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4.7 out of 5 stars
4.7 out of 5 stars
The Buddha Of Suburbia
Format: Audio CD|Change
Price:£5.99+ Free shipping with Amazon Prime

on 12 June 2017
Here, Bowie keeps it tight. Nine great tracks (ignore the superfluous reprise of the title track) leave little room for the quality to drop. A constant problem wth Bowie's output in the CD era was bloat and the lack of precise quality control that the 35-40 minutes of vinyl demanded.

If this had popped up in 78 it would be hailed as a classic.

As it is, it is the one Bowie album post 1983 that is as good as his classic run of albums from 70-83.
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on 11 October 2017
Great album from Bowie, one of my favs!
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on 6 April 2017
Wow - a true Bowie output.
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on 29 May 2016
Wonderful. I bought this for my husband as it was the only album of David Bowie that he didn't have. He loves it.
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on 21 February 2004
Buddah is the Bowie album that got away. promoted purely as a soundtrack album when it was first released only die-hard Bowie fans went for it. This album has some of the best songs he has ever written and to this day ranks in my top 5 all time Bowie albums. Give it a listen just once and your hooked!
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on 12 September 2007
It's not really important (though interesting) that this album started life as a soundtrack.

What you find when you spin this disc is that it's a very, very satisfying album which is located at a large remove from David Bowie's other work but is not unrelated. Several of the tracks are largely instrumental. Bowie's lovely vocals seem more like another layer of musical information rather than having any particular literal meaning. Pianist Mike Garson makes a simply electric contribution on a track called "South Horizons." It might be the best bit of jazz ever performed by a non-jazz musician (older readers will remember Garson from Bowie`s 70s period.) The tension of his playing is astonishing and recalls something of Lalo Schifrin's controlled force. Multi-instrumentalist Erdal Kizilcay (who worked on "Never Let Me Down" amongst other albums) contributed much to this record too and his percussion deserves wider attention.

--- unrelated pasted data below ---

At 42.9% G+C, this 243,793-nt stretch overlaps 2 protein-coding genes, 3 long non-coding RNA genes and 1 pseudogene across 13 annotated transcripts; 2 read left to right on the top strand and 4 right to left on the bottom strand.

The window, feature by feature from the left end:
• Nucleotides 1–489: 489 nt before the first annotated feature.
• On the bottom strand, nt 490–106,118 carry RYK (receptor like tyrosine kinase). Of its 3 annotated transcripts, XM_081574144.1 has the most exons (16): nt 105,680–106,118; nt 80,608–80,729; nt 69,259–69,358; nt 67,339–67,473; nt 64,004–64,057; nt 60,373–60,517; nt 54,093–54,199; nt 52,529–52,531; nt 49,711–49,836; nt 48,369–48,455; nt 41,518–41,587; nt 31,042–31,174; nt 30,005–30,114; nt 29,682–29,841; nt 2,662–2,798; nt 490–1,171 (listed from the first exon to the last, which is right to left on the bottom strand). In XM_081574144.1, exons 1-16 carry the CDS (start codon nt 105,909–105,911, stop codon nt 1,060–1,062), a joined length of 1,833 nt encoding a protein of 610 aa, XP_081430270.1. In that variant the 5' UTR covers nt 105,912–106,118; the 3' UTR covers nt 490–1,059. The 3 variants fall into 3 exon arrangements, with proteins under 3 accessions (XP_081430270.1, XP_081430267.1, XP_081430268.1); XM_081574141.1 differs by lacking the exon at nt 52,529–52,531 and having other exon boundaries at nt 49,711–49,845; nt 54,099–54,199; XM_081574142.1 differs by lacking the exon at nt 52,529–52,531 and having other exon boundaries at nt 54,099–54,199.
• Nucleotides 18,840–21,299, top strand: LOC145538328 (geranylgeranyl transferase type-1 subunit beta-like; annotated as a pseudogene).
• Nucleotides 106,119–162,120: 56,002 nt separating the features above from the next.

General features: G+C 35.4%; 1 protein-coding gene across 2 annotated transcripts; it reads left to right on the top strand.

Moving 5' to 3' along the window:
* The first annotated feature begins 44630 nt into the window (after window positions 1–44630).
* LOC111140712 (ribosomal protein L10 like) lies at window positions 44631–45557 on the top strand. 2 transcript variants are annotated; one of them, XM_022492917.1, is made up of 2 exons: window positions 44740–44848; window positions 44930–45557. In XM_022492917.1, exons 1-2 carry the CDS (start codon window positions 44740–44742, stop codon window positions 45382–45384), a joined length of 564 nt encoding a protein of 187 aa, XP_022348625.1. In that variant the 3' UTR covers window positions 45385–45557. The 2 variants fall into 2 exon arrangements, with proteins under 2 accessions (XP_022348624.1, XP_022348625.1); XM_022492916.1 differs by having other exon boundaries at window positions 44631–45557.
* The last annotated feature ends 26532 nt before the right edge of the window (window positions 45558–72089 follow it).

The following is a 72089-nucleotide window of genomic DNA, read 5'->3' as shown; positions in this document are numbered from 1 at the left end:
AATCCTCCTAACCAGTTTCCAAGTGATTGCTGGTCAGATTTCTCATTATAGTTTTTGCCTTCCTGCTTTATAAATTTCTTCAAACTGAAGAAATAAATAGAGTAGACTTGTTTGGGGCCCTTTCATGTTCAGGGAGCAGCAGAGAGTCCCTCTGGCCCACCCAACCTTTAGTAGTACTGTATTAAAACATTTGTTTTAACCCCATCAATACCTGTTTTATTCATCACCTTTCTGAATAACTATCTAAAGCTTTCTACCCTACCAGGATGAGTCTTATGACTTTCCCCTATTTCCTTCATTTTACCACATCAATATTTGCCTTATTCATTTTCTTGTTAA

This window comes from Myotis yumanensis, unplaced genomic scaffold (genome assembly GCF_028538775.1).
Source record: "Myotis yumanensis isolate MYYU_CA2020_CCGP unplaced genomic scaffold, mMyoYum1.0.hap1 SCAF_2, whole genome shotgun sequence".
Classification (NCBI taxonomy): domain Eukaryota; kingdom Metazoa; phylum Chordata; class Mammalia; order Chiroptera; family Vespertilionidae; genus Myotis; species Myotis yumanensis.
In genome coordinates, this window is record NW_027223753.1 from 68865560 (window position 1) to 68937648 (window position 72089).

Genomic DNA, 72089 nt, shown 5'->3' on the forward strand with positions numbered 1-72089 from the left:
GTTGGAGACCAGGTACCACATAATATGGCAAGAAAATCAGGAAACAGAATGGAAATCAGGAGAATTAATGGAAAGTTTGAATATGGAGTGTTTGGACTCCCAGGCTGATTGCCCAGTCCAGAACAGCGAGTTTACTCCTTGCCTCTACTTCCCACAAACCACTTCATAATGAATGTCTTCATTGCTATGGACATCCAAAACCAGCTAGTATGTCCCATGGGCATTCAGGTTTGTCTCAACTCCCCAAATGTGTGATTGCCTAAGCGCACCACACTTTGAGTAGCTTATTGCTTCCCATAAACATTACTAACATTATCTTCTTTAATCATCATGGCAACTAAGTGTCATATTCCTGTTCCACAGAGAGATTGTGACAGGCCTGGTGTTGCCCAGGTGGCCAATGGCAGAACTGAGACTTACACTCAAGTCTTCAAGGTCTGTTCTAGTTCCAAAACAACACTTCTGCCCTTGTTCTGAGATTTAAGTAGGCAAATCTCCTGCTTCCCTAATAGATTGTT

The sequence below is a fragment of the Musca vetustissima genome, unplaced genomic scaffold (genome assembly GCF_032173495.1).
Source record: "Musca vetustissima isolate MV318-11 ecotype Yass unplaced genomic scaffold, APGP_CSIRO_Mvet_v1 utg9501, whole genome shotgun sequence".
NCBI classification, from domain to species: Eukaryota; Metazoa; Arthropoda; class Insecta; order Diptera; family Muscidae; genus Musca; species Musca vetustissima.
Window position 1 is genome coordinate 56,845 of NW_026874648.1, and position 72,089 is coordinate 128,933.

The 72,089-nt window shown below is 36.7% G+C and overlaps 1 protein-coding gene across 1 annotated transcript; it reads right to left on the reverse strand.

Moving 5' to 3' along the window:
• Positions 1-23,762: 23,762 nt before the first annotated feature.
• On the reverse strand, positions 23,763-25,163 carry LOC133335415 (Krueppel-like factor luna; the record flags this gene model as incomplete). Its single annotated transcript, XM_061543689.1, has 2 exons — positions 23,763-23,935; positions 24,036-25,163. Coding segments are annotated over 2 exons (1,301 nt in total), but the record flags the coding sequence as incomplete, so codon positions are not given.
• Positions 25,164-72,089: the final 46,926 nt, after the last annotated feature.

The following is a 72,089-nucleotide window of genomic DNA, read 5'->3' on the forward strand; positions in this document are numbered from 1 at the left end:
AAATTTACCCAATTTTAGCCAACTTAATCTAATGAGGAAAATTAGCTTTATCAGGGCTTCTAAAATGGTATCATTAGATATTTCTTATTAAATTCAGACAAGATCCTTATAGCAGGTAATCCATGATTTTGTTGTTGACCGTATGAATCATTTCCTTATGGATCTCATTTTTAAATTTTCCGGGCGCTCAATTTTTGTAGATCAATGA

It really is hard to say quite what this album is. It's not really a soundtrack since the tracks are able stand to alone and are more than musical fragments. You don't need to have read the book or seen the television programme to appreciate it either. It's not really pop, rock or jazz but contains elements of all of these. It's lush, rich and low-key but not soporific. There's a huge amount of life in this album but it won't blow your woofers and tweeters. According to the liner notes,Bowie produced this in about a week or so; the freshness is palpable. The main criticism of the album might be the unnecessary repetition of the title track which starts and closes the album. The difference between the two versions is nugatory. The song "Strangers When We Meet" made a second appearance on the album "Outside" a few year later. This was presumably because Bowie reckoned nobody heard it the first time. The thing is that the version on "Buddha Of Suburbia" is rather better. What a shame this album came out at the same time as more easily-marketable "Best Of..." collection. Jazz and electronica fans as well as Bowie-philes will appreciate this record. I seldom give five stars but this record deserves all of them.